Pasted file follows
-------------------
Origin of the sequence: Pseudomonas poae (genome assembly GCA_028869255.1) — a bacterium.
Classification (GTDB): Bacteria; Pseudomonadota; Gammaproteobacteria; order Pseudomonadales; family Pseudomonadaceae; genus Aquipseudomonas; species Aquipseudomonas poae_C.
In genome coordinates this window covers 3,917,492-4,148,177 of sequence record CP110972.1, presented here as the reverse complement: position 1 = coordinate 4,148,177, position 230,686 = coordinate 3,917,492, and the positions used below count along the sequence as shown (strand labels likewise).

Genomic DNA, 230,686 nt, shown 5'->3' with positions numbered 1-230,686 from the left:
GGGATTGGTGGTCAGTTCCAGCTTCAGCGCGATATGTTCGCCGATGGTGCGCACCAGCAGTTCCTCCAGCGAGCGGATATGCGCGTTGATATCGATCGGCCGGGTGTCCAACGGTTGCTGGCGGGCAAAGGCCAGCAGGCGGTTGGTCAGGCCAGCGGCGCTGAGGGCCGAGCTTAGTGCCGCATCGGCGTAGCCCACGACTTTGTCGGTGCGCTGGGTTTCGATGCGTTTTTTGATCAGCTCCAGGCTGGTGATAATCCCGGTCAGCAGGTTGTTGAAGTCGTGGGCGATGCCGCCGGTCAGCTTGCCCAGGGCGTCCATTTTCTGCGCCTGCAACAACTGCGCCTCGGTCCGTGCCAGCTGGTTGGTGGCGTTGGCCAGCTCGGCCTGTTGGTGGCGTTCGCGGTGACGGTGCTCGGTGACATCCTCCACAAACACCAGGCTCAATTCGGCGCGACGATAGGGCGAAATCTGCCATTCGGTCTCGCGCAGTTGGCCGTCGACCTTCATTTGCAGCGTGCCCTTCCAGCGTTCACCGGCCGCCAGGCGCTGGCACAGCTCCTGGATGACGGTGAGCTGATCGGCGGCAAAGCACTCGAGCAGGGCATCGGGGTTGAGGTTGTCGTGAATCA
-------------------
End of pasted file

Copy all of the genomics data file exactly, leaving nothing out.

Origin of the sequence: Pseudomonas poae (genome assembly GCA_028869255.1) — a bacterium.
Classification (GTDB): Bacteria; Pseudomonadota; Gammaproteobacteria; order Pseudomonadales; family Pseudomonadaceae; genus Aquipseudomonas; species Aquipseudomonas poae_C.
In genome coordinates this window covers 3,917,492-4,148,177 of sequence record CP110972.1, presented here as the reverse complement: position 1 = coordinate 4,148,177, position 230,686 = coordinate 3,917,492, and the positions used below count along the sequence as shown (strand labels likewise).

Genomic DNA, 230,686 nt, shown 5'->3' with positions numbered 1-230,686 from the left:
GGGATTGGTGGTCAGTTCCAGCTTCAGCGCGATATGTTCGCCGATGGTGCGCACCAGCAGTTCCTCCAGCGAGCGGATATGCGCGTTGATATCGATCGGCCGGGTGTCCAACGGTTGCTGGCGGGCAAAGGCCAGCAGGCGGTTGGTCAGGCCAGCGGCGCTGAGGGCCGAGCTTAGTGCCGCATCGGCGTAGCCCACGACTTTGTCGGTGCGCTGGGTTTCGATGCGTTTTTTGATCAGCTCCAGGCTGGTGATAATCCCGGTCAGCAGGTTGTTGAAGTCGTGGGCGATGCCGCCGGTCAGCTTGCCCAGGGCGTCCATTTTCTGCGCCTGCAACAACTGCGCCTCGGTCCGTGCCAGCTGGTTGGTGGCGTTGGCCAGCTCGGCCTGTTGGTGGCGTTCGCGGTGACGGTGCTCGGTGACATCCTCCACAAACACCAGGCTCAATTCGGCGCGACGATAGGGCGAAATCTGCCATTCGGTCTCGCGCAGTTGGCCGTCGACCTTCATTTGCAGCGTGCCCTTCCAGCGTTCACCGGCCGCCAGGCGCTGGCACAGCTCCTGGATGACGGTGAGCTGATCGGCGGCAAAGCACTCGAGCAGGGCATCGGGGTTGAGGTTGTCGTGAATCA